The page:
Cox regression for lung cancer development, controlling for sex, region, alcohol overuse, smoking, and tuberculosis status. All statistical testing performed using the Cox proportional hazards Wald test with 95% CI for variable significance. HR indicates hazard ratio.
eTable 1. Additional Malignancy Rates by Body Site
eTable 2. Various Outcomes for Participants With Lung Malignancies
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Usher NT, Chang S, Howard RS, et al. Association of BCG Vaccination in Childhood With Subsequent Cancer Diagnoses: A 60-Year Follow-up of a Clinical Trial. JAMA Netw Open. 2019;2(9):e1912014. doi:10.1001/jamanetworkopen.2019.12014
¿Cuál es la relación entre la administración de la vacuna de BCG durante la infancia y el posterior desarrollo de cáncer?
En este seguimiento durante 60 años de un ensayo clínico de la administración de la vacuna de BCG que incluyó a 2963 participantes vacunados a una edad promedio de 8 años, aquellos que recibieron la vacuna de BCG tuvieron una tasa de cáncer de pulmón subsecuente de 18,2 casos por cada 100 000 personas por año. Los participantes que recibieron el placebo tuvieron una tasa de cáncer de pulmón de 45,4 casos por cada 100 000 personas por año.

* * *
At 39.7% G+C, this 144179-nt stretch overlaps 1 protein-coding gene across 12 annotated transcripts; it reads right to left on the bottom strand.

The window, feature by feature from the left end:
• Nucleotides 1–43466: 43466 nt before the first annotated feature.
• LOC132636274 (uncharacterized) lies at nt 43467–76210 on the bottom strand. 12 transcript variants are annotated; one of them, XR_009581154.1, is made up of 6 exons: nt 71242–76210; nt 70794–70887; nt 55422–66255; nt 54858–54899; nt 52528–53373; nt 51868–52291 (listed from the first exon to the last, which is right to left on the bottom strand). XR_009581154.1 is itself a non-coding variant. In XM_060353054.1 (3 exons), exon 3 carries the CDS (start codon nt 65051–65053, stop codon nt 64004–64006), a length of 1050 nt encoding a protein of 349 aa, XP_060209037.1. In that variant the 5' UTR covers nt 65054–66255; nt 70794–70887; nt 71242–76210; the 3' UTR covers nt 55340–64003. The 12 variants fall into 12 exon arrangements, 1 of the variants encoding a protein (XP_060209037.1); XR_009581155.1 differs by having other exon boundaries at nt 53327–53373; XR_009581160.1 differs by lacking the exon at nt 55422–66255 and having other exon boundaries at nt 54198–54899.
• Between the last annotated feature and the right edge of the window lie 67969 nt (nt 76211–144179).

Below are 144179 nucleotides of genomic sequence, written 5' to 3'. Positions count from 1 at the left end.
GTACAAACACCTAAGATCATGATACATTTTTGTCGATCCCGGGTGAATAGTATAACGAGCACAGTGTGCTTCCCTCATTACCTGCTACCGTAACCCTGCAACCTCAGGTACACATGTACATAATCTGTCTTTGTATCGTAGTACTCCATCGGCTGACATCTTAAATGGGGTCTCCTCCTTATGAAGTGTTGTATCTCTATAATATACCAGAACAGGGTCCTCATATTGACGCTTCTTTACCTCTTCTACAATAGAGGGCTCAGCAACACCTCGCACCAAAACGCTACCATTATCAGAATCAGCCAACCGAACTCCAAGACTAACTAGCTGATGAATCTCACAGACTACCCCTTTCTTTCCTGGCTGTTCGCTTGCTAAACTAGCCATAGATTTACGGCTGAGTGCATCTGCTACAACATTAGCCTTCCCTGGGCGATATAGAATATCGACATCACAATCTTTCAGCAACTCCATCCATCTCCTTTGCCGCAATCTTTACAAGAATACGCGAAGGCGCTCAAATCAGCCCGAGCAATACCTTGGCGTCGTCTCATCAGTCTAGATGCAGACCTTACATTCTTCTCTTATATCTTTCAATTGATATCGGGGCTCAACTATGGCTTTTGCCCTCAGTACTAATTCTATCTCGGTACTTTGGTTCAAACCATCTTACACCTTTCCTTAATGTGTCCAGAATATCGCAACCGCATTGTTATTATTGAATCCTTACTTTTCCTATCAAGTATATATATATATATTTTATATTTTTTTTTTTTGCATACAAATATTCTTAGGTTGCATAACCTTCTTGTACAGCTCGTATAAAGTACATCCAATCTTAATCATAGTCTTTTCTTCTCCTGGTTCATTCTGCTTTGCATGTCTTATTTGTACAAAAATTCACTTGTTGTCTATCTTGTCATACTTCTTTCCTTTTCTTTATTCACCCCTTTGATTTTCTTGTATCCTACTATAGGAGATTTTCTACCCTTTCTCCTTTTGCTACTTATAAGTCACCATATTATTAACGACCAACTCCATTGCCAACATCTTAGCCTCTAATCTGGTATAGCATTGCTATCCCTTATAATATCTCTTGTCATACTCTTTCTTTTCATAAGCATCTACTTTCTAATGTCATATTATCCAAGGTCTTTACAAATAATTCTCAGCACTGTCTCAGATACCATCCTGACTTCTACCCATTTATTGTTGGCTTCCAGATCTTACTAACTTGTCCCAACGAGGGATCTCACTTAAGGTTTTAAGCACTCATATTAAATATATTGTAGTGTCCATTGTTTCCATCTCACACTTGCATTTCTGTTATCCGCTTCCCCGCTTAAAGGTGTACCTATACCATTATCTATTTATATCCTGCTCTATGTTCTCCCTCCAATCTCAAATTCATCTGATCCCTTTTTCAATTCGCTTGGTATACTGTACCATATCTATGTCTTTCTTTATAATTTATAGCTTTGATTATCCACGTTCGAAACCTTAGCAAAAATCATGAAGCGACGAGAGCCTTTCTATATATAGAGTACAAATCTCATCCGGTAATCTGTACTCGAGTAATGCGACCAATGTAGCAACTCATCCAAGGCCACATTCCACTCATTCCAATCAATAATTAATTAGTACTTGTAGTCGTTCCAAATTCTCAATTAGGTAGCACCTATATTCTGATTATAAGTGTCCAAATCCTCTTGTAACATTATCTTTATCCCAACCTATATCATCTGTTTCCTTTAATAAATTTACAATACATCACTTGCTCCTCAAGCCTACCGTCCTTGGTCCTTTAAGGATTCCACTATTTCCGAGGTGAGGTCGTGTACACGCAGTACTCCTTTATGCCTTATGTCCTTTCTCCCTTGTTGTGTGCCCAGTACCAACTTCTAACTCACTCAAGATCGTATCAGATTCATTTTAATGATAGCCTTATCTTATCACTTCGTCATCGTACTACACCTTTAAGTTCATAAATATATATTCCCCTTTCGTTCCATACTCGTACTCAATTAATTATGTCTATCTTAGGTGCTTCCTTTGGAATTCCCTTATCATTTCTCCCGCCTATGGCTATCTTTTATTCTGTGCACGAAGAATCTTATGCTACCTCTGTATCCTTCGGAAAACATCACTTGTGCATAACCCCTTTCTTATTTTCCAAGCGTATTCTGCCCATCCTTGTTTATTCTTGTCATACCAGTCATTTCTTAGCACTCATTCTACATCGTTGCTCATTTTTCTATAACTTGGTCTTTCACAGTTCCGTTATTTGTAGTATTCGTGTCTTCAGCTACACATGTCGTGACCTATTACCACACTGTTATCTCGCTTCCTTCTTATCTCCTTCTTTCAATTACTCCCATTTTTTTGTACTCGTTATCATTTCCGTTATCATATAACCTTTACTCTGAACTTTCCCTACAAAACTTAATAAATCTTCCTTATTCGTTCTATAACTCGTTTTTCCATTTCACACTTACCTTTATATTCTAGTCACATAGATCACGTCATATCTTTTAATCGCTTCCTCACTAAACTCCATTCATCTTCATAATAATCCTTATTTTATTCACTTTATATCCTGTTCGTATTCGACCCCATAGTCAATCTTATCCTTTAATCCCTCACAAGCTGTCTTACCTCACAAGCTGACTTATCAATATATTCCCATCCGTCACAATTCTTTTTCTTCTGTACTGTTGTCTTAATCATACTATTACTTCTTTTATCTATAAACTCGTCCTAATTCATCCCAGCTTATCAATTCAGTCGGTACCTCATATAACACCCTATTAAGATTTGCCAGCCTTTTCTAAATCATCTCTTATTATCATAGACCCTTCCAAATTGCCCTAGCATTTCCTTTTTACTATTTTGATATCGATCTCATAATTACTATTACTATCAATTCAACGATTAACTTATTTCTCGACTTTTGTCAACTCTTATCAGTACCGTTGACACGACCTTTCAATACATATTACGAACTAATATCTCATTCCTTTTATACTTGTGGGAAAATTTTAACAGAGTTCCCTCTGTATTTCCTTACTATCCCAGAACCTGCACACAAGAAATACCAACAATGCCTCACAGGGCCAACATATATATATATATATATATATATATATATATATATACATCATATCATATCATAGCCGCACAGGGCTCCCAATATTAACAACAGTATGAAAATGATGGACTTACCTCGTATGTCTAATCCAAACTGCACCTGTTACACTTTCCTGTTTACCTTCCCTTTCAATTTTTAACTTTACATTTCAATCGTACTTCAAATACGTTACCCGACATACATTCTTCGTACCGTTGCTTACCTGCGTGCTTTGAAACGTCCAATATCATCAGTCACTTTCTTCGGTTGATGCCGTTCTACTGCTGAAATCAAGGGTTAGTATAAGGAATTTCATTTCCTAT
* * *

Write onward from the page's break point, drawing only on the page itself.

Las conclusiones sugieren que recibir la vacuna de BCG durante la primera infancia se relaciona con un menor riesgo de desarrollo posterior de cáncer de pulmón.
The BCG vaccine is currently the only approved tuberculosis vaccine and is widely administered worldwide, usually during infancy. Previous studies found increased rates of lymphoma and leukemia in BCG-vaccinated populations.
To determine whether BCG vaccination was associated with cancer rates in a secondary analysis of a BCG vaccine trial.
Design, Setting, and Participants
Retrospective review (60-year follow-up) of a clinical trial in which participants were assigned to the vaccine group by systematic stratification by school district, age, and sex, then randomized by alternation. The original study was conducted at 9 sites in 5 US states between December 1935 and December 1998. Participants were 2963 American Indian and Alaska Native schoolchildren younger than 20 years with no evidence of previous tuberculosis infection. Statistical analysis was conducted between August 2018 and July 2019.
Single intradermal injection of either BCG vaccine or saline placebo.
Main Outcomes and Measures